When the meaning of the book is grasped, however, and we begin to see the way in which these laws foreshadowed the Person and work of Jesus Christ, the reading of this magnificent part of God’s inspired Word becomes an encouraging and edifying joy rather than a chore. For those who have struggled to understand the meaning and relevance of Leviticus, a good commentary can shed a lot of light. The following are what I believe to be the five most helpful commentaries on the book of Leviticus:

1. Gordon J. Wenham — The Book of Leviticus (The New International Commentary on the Old Testament, 1979).

I have already written a review of Wenham’s commentary on Leviticus elsewhere, so I will be very brief here. This commentary is not only the best commentary on the book of Leviticus, it is one of the best commentaries on any book of the Bible that I have read.

2. John E. Hartley — Leviticus (Word Biblical Commentary, 1992).

If you can afford more than one commentary on Leviticus, Hartley’s commentary in the WBC series is a good choice. It supplements Wenham well. The only drawback, as with all volumes in the WBC series, is the layout. Once the reader becomes used to it, however, it is not as much of an issue.

3. Mark F. Rooker — Leviticus (New American Commentary, 2000).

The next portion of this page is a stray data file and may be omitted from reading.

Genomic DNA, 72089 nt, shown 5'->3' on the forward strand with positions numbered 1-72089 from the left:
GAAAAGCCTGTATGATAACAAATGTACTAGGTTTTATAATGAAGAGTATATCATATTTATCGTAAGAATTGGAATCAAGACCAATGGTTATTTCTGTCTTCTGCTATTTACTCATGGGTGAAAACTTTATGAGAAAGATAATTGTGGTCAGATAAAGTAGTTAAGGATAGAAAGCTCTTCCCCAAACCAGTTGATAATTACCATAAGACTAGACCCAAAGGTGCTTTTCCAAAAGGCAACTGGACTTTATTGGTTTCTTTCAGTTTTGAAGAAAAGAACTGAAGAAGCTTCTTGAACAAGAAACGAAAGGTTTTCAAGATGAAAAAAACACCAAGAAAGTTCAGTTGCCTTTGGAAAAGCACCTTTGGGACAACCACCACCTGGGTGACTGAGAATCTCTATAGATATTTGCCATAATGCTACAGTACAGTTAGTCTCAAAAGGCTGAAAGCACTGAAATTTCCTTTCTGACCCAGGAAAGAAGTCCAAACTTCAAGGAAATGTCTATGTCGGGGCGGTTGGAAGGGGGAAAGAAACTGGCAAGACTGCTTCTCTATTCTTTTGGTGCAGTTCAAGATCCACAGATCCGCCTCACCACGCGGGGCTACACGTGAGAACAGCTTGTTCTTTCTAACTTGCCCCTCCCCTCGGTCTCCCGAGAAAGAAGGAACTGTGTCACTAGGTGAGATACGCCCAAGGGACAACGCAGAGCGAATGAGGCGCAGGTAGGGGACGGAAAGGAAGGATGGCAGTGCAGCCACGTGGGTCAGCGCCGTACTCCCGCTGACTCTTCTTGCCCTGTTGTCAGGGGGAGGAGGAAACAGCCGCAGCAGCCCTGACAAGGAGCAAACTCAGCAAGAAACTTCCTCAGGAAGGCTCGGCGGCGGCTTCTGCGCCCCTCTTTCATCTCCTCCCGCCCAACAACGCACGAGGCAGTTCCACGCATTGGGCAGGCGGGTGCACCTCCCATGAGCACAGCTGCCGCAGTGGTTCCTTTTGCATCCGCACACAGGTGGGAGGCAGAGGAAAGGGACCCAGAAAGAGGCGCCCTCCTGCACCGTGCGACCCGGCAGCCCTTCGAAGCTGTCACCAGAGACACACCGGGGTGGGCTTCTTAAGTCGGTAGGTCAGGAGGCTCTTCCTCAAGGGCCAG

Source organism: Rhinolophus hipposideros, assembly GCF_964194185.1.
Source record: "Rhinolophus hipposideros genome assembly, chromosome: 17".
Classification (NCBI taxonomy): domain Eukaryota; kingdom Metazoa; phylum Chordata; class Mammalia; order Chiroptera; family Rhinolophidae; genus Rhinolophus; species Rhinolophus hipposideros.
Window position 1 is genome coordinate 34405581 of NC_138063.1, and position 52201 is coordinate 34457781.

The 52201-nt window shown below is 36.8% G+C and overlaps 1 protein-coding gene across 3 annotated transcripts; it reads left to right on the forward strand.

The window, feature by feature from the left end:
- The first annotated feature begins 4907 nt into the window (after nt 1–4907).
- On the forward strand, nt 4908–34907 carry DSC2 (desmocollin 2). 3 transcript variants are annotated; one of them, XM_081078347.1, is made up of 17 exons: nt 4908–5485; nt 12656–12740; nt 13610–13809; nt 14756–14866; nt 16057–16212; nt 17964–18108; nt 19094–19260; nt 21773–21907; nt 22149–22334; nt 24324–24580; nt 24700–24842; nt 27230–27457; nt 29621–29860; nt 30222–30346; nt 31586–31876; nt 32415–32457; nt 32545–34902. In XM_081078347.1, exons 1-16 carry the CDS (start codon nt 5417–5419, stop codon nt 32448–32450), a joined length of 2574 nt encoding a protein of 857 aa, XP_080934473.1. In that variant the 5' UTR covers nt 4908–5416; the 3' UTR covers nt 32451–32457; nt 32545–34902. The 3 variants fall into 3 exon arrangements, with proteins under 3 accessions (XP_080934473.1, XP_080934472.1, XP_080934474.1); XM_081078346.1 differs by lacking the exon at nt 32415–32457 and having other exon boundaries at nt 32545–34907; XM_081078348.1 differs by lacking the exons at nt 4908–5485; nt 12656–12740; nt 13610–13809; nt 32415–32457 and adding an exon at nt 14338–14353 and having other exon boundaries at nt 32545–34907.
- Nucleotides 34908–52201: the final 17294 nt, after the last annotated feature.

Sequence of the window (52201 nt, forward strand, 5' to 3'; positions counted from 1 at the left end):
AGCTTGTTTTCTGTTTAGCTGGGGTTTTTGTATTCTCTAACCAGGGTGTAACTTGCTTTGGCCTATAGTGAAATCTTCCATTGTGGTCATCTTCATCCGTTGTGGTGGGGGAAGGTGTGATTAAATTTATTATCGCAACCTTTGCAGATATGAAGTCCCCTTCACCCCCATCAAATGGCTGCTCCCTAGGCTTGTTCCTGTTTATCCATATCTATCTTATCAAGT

Many of the commentaries in the NAC series are strong, and Rooker’s work on Leviticus is a good example. It is both exegetically thorough and well written.


4. Jacob Milgrom — Leviticus (Continental Commentary, 2004).

Leviticus Qindepthonline Lutheran Bible Study Lessons

Jacob Milgrom is considered by many to be the world’s foremost expert on the book of Leviticus. He has written a massive (2500 page) three-volume commentary on Leviticus in the Anchor Bible series (Vol. 1, Vol. 2, Vol. 3) — [NOTE: Having been purchased by Yale Univ. Press, the series is now titled the Anchor Yale Bible Commentaries]. The Continental Commentary is a more accessible version, without all the technical details. I haven’t ranked it higher because Milgrom approaches Leviticus from an unnecessarily critical stance. This means this commentary must be used with great care and discernment.

5. Baruch A. Levine — Leviticus (JPS Torah Commentary, 1989).

Baruch Levine is one of the world leading scholars on the book of Leviticus, and this commentary shows it. The work is not written for the layman. It is a technical commentary on the Hebrew text. For those doing in-depth work, it should be consulted. This commentary should be used with great care and discernment.

Runners Up:

There are a number of other commentaries on the Book of Leviticus that are worth consulting. Among them are those by W.H. Bellinger, R.K. Harrison, Allen P. Ross, and Andrew Bonar.


The serious student should also be sure to consult the commentary by John Calvin.

Other “Top 5 Commentaries” blog posts: